Abaye said to Rava bar Rav Azza: And let the dilemma be raised in a case of one who inflicts a blemish on other sacrificial animals, such as the ninth animal counted while selecting the animal tithe offering, which was mistakenly declared to be the tenth. This animal is consecrated in that one is prohibited to work it or shear it until it becomes blemished, but it may not be sacrificed upon the altar.

Rather, what is different about the ninth animal, which one called the tenth, that you did not raise the dilemma about it? It is because the Merciful One excluded it, with the verse: “The tenth shall be holy to the Lord” (Leviticus 27:32), which serves to exclude from the altar the ninth that was mistakenly declared to be the tenth. One may derive from here that one who inflicts a blemish upon this ninth animal is not liable.

Here, too, with regard to the substitute of a firstborn, the Merciful One excluded it from the altar: “But the firstborn…you shall not redeem; they are holy” (Numbers 18:17). This indicates that they, the firstborns themselves, are sacrificed, but their substitute is not sacrificed, and it may be derived from here that one is also not liable for inflicting a blemish upon the substitute of a firstborn.

Rav Naḥman bar Yitzḥak teaches that statement in this way, in the opposite manner to the previous version: Rav Aḥa, son of Rav Azza, said that they inquired in the West, Eretz Yisrael: In the case of one who inflicts a blemish upon the ninth animal counted while selecting the animal tithe offering, what is the halakha? Abaye said to him: And let the dilemma be raised with regard to one who inflicts a blemish upon the substitute of a firstborn offering or the substitute of an animal tithe offering.

Rather, what is different about the substitute of a firstborn or the substitute of an animal tithe that you did not raise the dilemma about them? It is because the Merciful One excluded them, as it is stated: “They are holy,” which indicates that they themselves are sacrificed, but their substitutes are not sacrificed. With regard to the ninth animal counted while selecting the animal tithe as well, the Merciful One excluded it, as it is stated: “The tenth,” which serves to exclude from the altar the ninth that was mistakenly declared to be the tenth.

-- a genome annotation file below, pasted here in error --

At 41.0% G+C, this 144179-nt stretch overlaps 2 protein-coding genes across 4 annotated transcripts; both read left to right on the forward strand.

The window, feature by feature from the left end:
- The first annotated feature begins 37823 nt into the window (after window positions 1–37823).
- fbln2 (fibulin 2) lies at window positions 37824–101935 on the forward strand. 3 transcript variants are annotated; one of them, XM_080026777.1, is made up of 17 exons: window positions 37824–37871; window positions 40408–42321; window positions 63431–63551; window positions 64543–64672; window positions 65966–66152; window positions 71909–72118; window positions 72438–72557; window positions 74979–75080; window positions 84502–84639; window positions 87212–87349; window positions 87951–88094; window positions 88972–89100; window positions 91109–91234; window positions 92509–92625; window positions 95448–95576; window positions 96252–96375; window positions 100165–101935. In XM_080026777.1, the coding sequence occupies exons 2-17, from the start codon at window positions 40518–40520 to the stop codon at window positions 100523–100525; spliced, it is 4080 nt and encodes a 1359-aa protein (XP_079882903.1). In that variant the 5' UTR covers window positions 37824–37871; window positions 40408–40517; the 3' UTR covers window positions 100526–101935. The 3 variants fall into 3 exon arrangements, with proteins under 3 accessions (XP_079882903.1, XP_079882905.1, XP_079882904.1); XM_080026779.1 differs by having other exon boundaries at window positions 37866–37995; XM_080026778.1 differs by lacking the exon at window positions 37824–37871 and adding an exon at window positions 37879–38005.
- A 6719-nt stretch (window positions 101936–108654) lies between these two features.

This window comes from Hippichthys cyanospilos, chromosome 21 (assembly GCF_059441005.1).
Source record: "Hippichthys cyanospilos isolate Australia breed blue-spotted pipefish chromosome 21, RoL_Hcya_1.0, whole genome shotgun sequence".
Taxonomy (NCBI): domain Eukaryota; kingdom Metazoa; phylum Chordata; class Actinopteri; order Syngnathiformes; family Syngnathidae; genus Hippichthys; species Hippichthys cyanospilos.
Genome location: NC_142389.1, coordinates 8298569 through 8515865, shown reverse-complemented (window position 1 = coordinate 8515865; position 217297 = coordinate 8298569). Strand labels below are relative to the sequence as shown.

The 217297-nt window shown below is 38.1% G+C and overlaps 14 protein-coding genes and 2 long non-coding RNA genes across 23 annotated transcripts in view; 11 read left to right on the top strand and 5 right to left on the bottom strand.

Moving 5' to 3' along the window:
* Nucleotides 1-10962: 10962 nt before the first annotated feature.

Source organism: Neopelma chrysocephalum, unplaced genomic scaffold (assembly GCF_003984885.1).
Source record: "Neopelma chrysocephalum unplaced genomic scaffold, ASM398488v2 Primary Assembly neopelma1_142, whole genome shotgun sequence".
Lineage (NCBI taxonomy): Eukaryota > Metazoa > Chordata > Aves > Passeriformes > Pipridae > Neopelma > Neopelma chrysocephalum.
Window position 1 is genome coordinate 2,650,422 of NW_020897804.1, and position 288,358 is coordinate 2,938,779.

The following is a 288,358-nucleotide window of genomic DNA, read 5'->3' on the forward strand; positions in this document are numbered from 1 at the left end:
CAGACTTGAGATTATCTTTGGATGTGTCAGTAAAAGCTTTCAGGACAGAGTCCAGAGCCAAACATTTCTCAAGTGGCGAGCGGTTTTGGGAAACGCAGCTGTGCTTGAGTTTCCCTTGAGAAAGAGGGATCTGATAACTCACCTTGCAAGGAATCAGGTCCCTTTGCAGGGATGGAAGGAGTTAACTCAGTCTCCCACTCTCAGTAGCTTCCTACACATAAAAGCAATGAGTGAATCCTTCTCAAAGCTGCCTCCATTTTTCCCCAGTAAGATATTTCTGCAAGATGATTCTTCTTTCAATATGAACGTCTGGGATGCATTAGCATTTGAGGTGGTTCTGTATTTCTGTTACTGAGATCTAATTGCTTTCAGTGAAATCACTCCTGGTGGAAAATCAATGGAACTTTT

§ The mishna teaches that although the firstborn and animal tithe offerings should not be brought from outside Eretz Yisrael ab initio, if they came unblemished, they may be sacrificed. With regard to this issue, the Gemara raises a contradiction: There was an incident where ben Antigonus brought up firstborn animals from Babylonia in order to sacrifice them and they did not accept them in the Temple. Rav Ḥisda said: That is not difficult: This statement in the mishna is in accordance with the opinion of Rabbi Yishmael, while this case of ben Antigonus is in accordance with the opinion of Rabbi Akiva.

As it is taught in a baraita that Rabbi Akiva and Rabbi Yishmael disagreed over this matter: Rabbi Yosei says three matters in the name of three elders: Rabbi Yishmael, Rabbi Akiva, and Ben Azzai, each of whom issued a different statement with regard to a firstborn and second tithe. Rabbi Yishmael says that one might have thought that a person may bring up second tithe in the present day to Jerusalem and eat it in Jerusalem.

But the opposite conclusion should be derived through logical inference from the halakha of a firstborn: A firstborn requires that it be brought to a specific place, i.e., Jerusalem, and second tithe requires that it be brought to a specific place. Just as a firstborn is eaten only in the presence of the Temple, so too, second tithe is eaten only in the presence of the Temple. This comparison can be refuted: No, if you said that this is true with regard to a firstborn, that it may be eaten only in the presence of the Temple, as it requires placing the blood and sacrificial portions of the offering upon the altar, shall you also say that this is the case with regard to second tithe, for which this is not required?

Rather, perhaps you will say that the halakha of eating second tithe in Jerusalem in the present is derived from a comparison to first fruits: First fruits require that they be brought to a specific place, i.e., Jerusalem, and second tithe requires that they be brought to a specific place. Just as first fruits may be eaten only in the presence of the Temple, so too, second tithe may be eaten only in the presence of the Temple.